One Percent Consolidated Revenue Fund


Stakeholders in Nigeria’s health sector have persistently campaigned for the full implementation of the National Health Act 2014 which stipulates that not less than 1% of Consolidated Revenue Fund (CRF) is set aside for Basic Health Care Provision Fund (BHCPF). For four years, intra and inter-bureaucratic turf politics stood in the way of actualizing the implementation of a legitimate law of the nation. After four years of vigorous campaign, the 8th National Assembly included the 1% CRF in the approved 2018 Health budget. This memorable feat is worthy of commendation by all civil society advocates, campaigners and champions whose sturdy commitment to the cause of a better funded health system made it a reality. The Partnership for Child and Family Health at Scale (PACFaH@Scale), a major voice in the advocacy for the 1% CRF for Health, join other Nigerians to commemorate this auspicious milestone. We call on President Muhammadu Buhari to give assent to the 2018 Appropriation Bill in the overall interest of Nigerians.

Without this key step in providing affordable healthcare for all, especially the vulnerable, achievement of the Universal Health Coverage (UHC) will not be possible. We, therefore, call on all tiers of government to continue to commit funds for line items on the annual health budget despite the passage of the 1% CRF. We also call on the state Houses of Assembly to domesticate the NHAct as statutory provision to complement their routine health budgets.

Assent to the 1% CRF is a step in the righ direction in view of the prevailing undignifying health indicators in the country. With a population fast approaching 200million, more than 50% are under 65 years of age . One out of every 10 children under the age of 10 years dies annually (i.e. 2300 children < 10 years die daily). And, In 2015 alone , survey shows that 814 out of 100,000 mothers giving birth die in Nigeria compared to 319 in Ghana (i.e. in Nigeria, 145 mothers die daily due to pregnancy issues). Currently, life expectancy @ birth in Nigeria  is 54 years, while in our neighbor, Ghana, it is 62 years, and in Niger Republic, it stands as 61 years. Additionally, Out of pocket expenses reach 70% in the country.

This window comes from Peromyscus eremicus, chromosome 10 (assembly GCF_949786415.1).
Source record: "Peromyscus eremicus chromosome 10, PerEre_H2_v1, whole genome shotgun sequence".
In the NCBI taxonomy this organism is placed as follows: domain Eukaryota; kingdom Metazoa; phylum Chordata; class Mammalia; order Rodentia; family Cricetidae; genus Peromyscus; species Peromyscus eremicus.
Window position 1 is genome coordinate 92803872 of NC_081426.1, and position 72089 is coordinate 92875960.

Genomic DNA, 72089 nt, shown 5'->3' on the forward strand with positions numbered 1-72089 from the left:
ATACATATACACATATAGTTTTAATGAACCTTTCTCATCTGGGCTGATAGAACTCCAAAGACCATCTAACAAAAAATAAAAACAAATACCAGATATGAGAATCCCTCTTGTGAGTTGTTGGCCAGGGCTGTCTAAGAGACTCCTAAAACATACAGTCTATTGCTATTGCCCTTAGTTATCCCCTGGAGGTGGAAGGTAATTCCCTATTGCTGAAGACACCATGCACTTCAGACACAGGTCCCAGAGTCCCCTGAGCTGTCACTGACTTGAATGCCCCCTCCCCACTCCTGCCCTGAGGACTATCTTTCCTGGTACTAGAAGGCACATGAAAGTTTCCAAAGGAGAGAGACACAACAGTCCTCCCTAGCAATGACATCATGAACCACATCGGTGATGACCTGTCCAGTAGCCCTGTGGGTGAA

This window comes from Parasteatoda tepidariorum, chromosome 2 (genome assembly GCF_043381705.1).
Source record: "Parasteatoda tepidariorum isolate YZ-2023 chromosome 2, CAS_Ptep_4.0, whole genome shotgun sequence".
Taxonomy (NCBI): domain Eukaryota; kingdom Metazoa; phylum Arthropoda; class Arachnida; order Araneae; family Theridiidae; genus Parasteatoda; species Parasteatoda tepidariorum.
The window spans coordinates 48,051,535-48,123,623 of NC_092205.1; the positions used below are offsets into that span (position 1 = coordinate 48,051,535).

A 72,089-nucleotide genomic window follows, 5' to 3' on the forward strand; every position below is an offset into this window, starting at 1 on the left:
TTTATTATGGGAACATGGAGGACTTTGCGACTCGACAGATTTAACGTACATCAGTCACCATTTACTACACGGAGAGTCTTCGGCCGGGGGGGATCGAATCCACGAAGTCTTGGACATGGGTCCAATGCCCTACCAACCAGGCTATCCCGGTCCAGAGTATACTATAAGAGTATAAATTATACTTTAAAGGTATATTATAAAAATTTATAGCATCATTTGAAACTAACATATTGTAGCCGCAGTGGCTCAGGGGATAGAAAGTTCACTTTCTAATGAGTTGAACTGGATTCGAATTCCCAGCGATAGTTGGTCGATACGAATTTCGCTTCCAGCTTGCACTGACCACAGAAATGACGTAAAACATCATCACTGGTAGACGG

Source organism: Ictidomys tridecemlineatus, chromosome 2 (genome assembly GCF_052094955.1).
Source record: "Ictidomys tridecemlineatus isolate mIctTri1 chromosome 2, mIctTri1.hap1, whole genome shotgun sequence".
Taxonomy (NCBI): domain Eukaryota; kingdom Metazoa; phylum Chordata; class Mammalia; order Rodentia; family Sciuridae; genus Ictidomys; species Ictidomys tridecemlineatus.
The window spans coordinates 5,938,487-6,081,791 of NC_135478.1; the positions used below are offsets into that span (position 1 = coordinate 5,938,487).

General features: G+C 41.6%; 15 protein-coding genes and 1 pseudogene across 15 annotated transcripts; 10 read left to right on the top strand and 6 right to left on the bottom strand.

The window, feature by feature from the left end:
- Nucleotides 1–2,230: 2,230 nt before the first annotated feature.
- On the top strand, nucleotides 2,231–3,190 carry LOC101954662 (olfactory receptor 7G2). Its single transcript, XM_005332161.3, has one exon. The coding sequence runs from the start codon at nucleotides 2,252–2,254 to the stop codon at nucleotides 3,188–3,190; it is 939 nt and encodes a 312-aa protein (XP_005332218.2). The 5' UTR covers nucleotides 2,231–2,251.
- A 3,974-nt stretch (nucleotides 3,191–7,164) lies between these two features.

Despite these challenges and and discouraging health indices when compared to even smaller African nations, Nigeria’s spending in health is lower as seen in the budgetary trends in the last few years. Budget provisions to the health sector in the last four years showed decreasing and disturbing trajectory. From 5.78% allocation in 2015, budget provisions downed to 4.13% in 2016, 4.14% in 2017 and, dipped to 3.95% this year.

We appeal to President Muhammdu Buhari to as a matter of national priority assent to the provision which is vital to promoting equity, efficiency, access, quality accountability and sustainability in PHC services. We believe that if assented to, and promptly released, the 1% CRF will trigger the provision of  high quality PHC services and create equitable access to all Nigerians, complement governments 3-year ERGP (2018 – 2020)  for health, and encourage other tiers of government to contribute to PHC funding to ease the burden on secondary and tertiary referral services.

We also recommend that the BHCPF should be prioritized (and not politicized), and that government should allow implementation of the BHCPF in accordance with the enabling Act. We are also calling on the federal government to empower the National Steering Committee on BHCPF, and widen its membership to include more stakeholders (CSOs, DPs, states), as well as  mandate the committee to set up pragmatic and applicable Monitoring and Accountability Framework for the BHCPF and the NHAct as a whole.

We also urge the Media to sustain advocacy momentum for BHCPF, seek for full implementation of BHCPF according to the law, hold FG, stakeholders and the National Council on Health accountable for the responsibility of protecting, promoting, improving and maintaining health of Nigerians and educate Nigerians on provisions and benefits of the BHCPF and the NHAct.

We wish to equally call on CSO to continue their commitment to supporting and engaging governments at various levels and ensuring that the BHCPF is assented to and operational for 2018.

We call on the Civil Society Organizations to come together to advocate for presidential assent as well as develop inclusive strategies for more CSOs to monitor and follow up with the implementation at both national, states and local government levels. CSOs must be strong in being part of the verification/monitoring/tracking, approvals, releases, utilization, due diligence and accountability and inclusiveness as being the ingredients necessary to achieve the Universal basic healthcare delivery..

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